Homing Pigeons in the Tunisian Campaign


1. During the 46 days that pigeons were available for communication, a total of 657 birds were sent to units at and near the front.

a. During this 46 days 215 Urgent, Secret and other vital messages were carried with a 100% delivery of all messages.

2. On 17 March 1943, a pigeon brought in the very first news of the American advance on and occupation of Gafsa, Tunisia.

3. During the height of the battle of El Guettar, Tunisia 45 Urgent, Secret and important messages were delivered; many more could have been delivered during this period except for the fact that there were too few lofts available for the front.

4. On the Mateur-Bizerte front 72 Urgent, Secret and other messages were carried during the 16 days that pigeons were available far communication.

5. On or about 5 April 1943, during the battle of El Guettar, Tunisia, the message center placed four messages on a single bird. Two of these messages were from General Patton, then II Corps Commanding General and were addressed to the C-in-C of the 18th Army Group! and two messages were from other high staff officers, and were addressed to the same place; these messages were marked Secret and Urgent.

6. On or about 1 April 1943 an Urgent-Secret telegram was carried by one of our pigeons from the II Corps Message Center at Gafsa, Tunisia to Tebessa, Algeria, a distance of 90 miles in the short time of 100 minutes. The telegram was from Lieutenant General Patton and it was sent through by pigeon when other means of communication were temporarily out of service due to intense enemy activity and extremely bad weather conditions.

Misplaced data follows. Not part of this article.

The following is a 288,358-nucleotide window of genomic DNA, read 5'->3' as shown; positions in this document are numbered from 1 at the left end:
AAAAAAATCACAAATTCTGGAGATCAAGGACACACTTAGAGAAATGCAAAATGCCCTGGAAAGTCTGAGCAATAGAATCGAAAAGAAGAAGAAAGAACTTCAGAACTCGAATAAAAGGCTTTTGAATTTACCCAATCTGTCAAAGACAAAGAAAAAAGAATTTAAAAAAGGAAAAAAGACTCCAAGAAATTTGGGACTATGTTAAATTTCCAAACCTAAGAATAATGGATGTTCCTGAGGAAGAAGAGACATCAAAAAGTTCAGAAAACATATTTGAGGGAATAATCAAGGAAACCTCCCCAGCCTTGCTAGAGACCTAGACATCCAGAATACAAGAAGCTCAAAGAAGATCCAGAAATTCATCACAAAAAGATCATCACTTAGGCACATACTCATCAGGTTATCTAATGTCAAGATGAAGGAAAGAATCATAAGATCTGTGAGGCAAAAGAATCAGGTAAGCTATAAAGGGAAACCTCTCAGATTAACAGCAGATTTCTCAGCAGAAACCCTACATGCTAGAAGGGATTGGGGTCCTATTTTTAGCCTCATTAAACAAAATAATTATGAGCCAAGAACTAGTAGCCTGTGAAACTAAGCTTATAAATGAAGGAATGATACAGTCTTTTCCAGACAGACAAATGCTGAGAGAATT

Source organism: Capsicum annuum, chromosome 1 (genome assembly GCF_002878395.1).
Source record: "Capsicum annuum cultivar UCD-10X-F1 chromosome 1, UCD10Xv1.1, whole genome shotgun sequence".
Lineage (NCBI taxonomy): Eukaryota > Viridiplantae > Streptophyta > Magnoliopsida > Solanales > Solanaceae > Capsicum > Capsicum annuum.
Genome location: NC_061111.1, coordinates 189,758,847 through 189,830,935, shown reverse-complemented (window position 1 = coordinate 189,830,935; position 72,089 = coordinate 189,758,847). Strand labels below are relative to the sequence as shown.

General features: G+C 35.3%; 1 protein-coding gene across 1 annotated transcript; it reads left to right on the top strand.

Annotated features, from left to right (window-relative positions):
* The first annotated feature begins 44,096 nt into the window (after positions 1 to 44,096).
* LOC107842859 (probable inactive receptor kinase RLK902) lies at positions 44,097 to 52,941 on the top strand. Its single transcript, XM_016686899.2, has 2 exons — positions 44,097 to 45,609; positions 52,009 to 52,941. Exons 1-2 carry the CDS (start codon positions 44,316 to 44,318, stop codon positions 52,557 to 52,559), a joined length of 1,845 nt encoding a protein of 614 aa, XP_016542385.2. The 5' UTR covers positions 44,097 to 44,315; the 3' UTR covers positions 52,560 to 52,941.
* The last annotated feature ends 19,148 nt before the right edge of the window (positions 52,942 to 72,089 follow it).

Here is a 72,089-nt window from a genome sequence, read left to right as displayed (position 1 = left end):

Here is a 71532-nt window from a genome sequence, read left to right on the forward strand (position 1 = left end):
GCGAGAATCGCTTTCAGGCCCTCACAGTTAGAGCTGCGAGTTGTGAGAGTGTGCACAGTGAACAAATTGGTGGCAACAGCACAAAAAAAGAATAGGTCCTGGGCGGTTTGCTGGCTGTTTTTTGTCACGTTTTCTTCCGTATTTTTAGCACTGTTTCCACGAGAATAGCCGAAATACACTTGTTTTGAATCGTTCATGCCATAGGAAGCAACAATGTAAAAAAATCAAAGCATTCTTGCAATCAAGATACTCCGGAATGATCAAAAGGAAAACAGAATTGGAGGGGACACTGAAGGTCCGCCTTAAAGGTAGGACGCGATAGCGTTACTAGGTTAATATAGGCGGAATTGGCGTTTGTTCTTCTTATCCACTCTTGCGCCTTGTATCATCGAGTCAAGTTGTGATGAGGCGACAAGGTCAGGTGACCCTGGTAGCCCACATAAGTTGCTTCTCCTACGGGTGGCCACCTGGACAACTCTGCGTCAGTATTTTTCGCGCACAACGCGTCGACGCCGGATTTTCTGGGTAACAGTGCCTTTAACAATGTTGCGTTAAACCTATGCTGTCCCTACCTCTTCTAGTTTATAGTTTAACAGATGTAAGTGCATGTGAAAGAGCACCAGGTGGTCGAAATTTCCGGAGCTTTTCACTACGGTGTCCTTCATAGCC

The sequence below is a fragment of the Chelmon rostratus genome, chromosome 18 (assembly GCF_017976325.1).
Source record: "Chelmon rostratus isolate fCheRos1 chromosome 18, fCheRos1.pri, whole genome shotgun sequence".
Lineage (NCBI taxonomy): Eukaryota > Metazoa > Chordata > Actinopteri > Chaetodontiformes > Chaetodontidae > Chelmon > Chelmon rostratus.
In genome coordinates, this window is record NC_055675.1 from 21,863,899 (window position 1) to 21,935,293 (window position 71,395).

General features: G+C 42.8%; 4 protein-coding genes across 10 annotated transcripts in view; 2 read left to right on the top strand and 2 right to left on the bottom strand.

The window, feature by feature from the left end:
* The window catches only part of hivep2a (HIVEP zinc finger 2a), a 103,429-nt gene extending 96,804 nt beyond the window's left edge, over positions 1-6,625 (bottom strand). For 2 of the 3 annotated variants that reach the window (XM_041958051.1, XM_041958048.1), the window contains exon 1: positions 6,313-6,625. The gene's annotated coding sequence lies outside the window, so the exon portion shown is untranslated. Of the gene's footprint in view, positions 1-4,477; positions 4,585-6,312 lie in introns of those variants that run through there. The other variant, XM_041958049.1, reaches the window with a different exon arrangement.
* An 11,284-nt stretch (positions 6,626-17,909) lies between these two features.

7. Special value was derived from Homing Pigeons by using them to bring in orders for Urgently and critically needed items of ammunition from the front line ammunition dumps to the rear supply depots.

a. As a result of this work the G-4 of II Corps stated that the use of pigeons in the difficult country had resulted in the receipt of front line routine daily requirements and reports in excellent time and had appreciably expedited the preparation of consolidated requirements. (These long reports were thus delivered promptly and regularly from widely scattered units, by other than electrical means.)

8. On 6 May 1943 a pigeon brought in the first news to II Corps of the Allied break-through at Tebourba, Tunisia, which led to the capture of Tunis on the following day.

9. On 9 May 1943 a pigeon brought through the very first news of the surrender of the German 10th and 15th Panzer Divisions by almost two hours; a very careful check of this fact has been made and it has been confirmed. The pigeon flew 65 miles in 82 minutes with the message from Major General Harmon addressed to the Commanding General, II Corps; as the First Armored Division had advanced beyond its other lines of communication above Bizerte.

10. During the Tunisian Campaign all units using the pigeons, placed great confidence in them, and very important messages from G-1-2-3 & G-4 were entrusted to them.

[Source: TNA WO 204/2930, transcribed by www.arcre.com]